Winner of the King Edward (G2) over Woodbine’s turf last summer and second by a neck in the Fourstardave (G1) at Saratoga, both at one mile, Delta Prince returns to the grass after finishing third in the seven-furlong Bold Ruler (G3) over Aqueduct’s main track Nov. 2.

“We’re taking a little bit of a shot. He’s running further than he ever has in his life but he’s bred to go the route. The furthest I ever had him in was in a race going a mile and an eighth, the Knickerbocker, and we ended up having to scratch. I think as long as he rates kindly enough and gets a decent enough trip, he’ll get the distance,” Jerkens said. “The other day I gave him nice, easy mile around two turns just to see and make sure he didn’t turn the other way and get a little bit on the rank side because of it, and he didn’t. He rated like a baby and he finished up nice so I was really happy with it.”

Internationally acclaimed jockey Frankie Dettori has the call on Delta Prince (15-1) from Post 8.

Mike and Jules Iavarone, Jerry McClanahan, Christopher Dunn, William Marasa, Ritchie Robershaw and Mark Taylor’s Next Shares enters the Pegasus Turf having won three of his last four starts, the most recent a gutsy nose triumph in the 1 1/8-mile San Gabriel (G2) Jan. 5 at Santa Anita. An impressive 3 ¼-length winner of the Shadwell Turf Mile (G1) in October at Keeneland, he was in contention before fading to 13th in the Breeders’ Cup Mile to cap 2018.

“She’s never shied away from the boys, and she always runs really well,” trainer Takanori Kikuzawa said through interpreter Kate Hunter, Pegasus World Cup field representative for the Japan Racing Association. “She’s got a very strong personality and likes the competition, so she’s in a good spot mentally, as well. This filly has got a lot of speed and, if you look at some of her previous races, she can really go to the front. If we get a good start we plan on going forward and hopefully staying there.”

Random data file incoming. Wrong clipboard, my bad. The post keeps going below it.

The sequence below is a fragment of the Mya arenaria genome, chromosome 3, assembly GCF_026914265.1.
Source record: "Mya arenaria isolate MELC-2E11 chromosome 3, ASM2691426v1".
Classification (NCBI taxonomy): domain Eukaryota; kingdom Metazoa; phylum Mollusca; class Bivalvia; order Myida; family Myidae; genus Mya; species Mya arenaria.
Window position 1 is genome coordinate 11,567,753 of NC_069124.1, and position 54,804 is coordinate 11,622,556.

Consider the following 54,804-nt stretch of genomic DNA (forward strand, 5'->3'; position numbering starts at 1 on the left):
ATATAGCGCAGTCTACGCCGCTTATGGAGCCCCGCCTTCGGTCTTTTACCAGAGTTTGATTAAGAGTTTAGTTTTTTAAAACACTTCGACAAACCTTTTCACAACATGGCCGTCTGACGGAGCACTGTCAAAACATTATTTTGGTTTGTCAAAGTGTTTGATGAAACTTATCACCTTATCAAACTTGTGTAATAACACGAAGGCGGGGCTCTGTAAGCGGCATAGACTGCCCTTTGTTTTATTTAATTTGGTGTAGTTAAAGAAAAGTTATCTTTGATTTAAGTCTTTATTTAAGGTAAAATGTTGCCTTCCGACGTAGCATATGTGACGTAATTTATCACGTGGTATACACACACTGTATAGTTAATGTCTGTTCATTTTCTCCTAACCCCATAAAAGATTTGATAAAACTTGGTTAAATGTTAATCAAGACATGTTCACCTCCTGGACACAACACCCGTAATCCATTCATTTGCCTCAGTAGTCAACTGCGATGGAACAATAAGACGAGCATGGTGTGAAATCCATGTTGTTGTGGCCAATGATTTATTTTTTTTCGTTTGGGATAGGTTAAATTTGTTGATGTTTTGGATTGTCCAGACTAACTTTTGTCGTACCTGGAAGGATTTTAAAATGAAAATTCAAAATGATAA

“There was so much rain that day, and he drew inside, and it was really bad. The inside part of the turf was really boggy, and he got covered up and just spun his wheels. Those are the best horses in the world, obviously, and they ran a mile in 1:38 so that tells you how soft the turf was,” trainer Richard Baltas said. “That being said, he was doing great going into that race.

“He’s just getting good. He’s a gelding, so I think he’s probably just coming into his own. He seems like a very happy horse,” he added. “He’s just been in good form. He ran a big race again, and he came back really good. I walked him from the track [the other] morning and he was coming out of his skin. He’s happy.”

Next Shares (15-1) will be ridden by Tyler Gaffalione from Post 5.

Bran Jam Stable and David W. Clark’s Fahan Mura punched his ticket to the Pegasus Turf with a front-running three-quarter-length victory in the 1 1/8-mile Robert J. Frankel (G3) Dec. 29 at Santa Anita. Also by English Channel, the 5-year-old former claimer is the most experienced runner in the field with 23 starts, nine of them wins. Regular rider Edwin Maldonado returns in the irons from Post 6.

“I think when Edwin Maldonado started riding her, he just let her loose on the front end and she maintained her speed and just got more and more confident and was just able to beat better and better horses,” trainer Vladimir Cerin said. “She only went over a mile and an eighth once, and I think the longer the distances are the more relaxed the pace is and she may be able to maintain a greater advantage for a little longer. I think she has a pretty good chance.”

Rounding out the field is Ron Paolucci Racing’s Dubby Dubbie. The gelded 4-year-old son of 2010 Florida Derby winner Ice Box most recently won a second level optional claiming allowance going 1 1/8 miles over a yielding Churchill Downs course Nov. 23, and ran third in the American Derby (G3) last summer. Luca Panici has the mount from outside Post 10.

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Rich Nilsen is a 19-time qualifier to the National Horseplayers Championship (NHC), an event he has cashed in four times. He was the first player to finish in the top 10 of the NHC twice. A former executive with Brisnet.com and a member of the NHC Players’ Committee, Rich is a graduate of the University of Louisville Equine Business Program and is founder of AGameofSkill.com, a site devoted to horse racing education and promotion.